• 6. The most commonly applied methods of evaluating activities in the institutions and organizations studied, consisting of informal conversations, email correspondence or the observation of the commitment of the participants, proved insufficient in the opinions of the respondents. This indicates a need to create a quality assessment and improvement system and specific tools to be used in various centres dealing with ecological education.
  • 7. One important question raised by respondents was an increase in the possibility of participation in training and the personal development of the educators, despite the fact that the qualifications of the educators were assessed quite highly. It is possible to conclude that this is a consequence of the need for educators to constantly improve their qualifications, as well as the awareness that is brought by the human factor in the education process. The preparation and introduction of a personal development system, enabling participation in training, conferences, together with a defined career path may be an answer to meet expectations in this area, along with an increase in competence and effectiveness. The reinforcement of the training system is one of the recommendations flowing from this conclusion.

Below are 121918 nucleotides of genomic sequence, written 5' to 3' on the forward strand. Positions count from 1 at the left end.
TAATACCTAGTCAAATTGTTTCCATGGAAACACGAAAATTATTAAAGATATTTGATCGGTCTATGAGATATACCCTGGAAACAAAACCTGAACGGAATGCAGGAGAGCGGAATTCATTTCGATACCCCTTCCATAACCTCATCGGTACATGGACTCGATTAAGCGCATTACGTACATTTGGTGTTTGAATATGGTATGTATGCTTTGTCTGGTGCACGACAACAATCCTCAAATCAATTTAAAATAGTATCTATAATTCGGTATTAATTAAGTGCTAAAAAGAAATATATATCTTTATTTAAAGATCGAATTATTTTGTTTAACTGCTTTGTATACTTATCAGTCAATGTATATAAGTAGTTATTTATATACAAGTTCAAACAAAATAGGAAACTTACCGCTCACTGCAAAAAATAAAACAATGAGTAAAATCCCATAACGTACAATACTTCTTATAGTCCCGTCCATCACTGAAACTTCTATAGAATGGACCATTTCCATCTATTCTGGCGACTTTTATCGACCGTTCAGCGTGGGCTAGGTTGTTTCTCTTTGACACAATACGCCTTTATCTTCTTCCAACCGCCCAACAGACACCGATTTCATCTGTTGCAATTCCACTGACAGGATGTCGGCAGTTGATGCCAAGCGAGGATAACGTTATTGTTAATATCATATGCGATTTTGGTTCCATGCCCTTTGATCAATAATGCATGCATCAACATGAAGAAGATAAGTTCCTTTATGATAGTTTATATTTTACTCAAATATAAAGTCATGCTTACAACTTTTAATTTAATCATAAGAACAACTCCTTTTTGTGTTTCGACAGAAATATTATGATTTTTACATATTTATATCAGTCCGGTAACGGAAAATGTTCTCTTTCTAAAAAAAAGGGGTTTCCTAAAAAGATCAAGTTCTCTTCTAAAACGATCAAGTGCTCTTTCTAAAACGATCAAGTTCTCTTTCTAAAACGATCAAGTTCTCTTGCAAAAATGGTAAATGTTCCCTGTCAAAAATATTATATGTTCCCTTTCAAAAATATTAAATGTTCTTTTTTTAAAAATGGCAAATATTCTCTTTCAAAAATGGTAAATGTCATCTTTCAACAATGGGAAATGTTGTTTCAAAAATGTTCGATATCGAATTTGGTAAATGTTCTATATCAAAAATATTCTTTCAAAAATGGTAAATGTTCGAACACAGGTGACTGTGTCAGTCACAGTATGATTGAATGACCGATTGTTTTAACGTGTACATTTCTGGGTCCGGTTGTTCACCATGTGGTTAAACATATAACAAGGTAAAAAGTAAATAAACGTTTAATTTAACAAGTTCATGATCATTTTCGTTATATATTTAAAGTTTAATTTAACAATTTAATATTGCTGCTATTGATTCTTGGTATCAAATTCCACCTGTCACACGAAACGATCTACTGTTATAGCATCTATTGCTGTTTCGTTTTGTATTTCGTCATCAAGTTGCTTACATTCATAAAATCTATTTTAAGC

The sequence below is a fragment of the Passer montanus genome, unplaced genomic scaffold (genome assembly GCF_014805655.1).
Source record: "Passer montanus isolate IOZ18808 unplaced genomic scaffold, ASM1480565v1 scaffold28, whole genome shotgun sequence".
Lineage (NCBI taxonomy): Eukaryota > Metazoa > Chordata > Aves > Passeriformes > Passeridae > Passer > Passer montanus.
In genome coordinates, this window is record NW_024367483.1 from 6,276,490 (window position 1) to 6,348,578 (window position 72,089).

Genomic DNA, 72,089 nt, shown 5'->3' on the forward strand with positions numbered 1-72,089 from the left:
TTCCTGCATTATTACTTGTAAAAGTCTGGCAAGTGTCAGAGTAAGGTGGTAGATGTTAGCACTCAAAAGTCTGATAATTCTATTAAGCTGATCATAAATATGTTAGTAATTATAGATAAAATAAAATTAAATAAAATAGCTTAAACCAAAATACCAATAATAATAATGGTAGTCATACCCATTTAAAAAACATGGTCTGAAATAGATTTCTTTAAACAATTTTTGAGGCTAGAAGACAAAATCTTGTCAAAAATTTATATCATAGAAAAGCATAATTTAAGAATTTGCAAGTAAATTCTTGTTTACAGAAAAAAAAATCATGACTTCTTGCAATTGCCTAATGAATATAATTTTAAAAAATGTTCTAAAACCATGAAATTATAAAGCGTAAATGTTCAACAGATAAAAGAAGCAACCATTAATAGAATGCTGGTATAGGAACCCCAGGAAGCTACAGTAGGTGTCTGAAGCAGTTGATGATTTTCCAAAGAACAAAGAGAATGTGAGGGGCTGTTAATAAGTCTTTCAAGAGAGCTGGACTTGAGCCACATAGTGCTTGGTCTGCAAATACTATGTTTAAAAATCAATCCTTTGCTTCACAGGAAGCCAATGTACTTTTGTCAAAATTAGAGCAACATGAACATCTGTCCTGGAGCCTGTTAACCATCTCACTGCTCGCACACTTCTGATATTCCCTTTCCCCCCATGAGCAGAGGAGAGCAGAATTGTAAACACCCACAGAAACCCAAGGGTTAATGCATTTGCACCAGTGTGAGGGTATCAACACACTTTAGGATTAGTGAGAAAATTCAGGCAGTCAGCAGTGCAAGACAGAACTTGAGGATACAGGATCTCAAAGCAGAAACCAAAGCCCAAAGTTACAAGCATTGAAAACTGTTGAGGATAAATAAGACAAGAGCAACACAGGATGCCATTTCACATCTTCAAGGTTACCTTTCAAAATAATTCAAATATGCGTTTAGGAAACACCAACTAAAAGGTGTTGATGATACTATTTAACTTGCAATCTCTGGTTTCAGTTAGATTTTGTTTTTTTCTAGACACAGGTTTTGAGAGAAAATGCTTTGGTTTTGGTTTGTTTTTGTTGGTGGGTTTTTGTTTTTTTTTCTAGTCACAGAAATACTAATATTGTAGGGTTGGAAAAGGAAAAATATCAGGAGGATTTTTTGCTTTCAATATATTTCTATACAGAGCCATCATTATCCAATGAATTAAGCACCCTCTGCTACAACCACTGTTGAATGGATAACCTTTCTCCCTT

To summarise, the regular application of the checklists by the representatives of the organizations may enhance the quality improvement process by supporting organizations in performing self-assessment and defining directions of development. It is considered that it will be possible to repeat the study in subsequent years, and to compare the results and any changes that have been implemented in the organizations thanks to the application of the education quality assessment tool.

A short and a long version of testimonials of Polish forest pedagoges who used the tool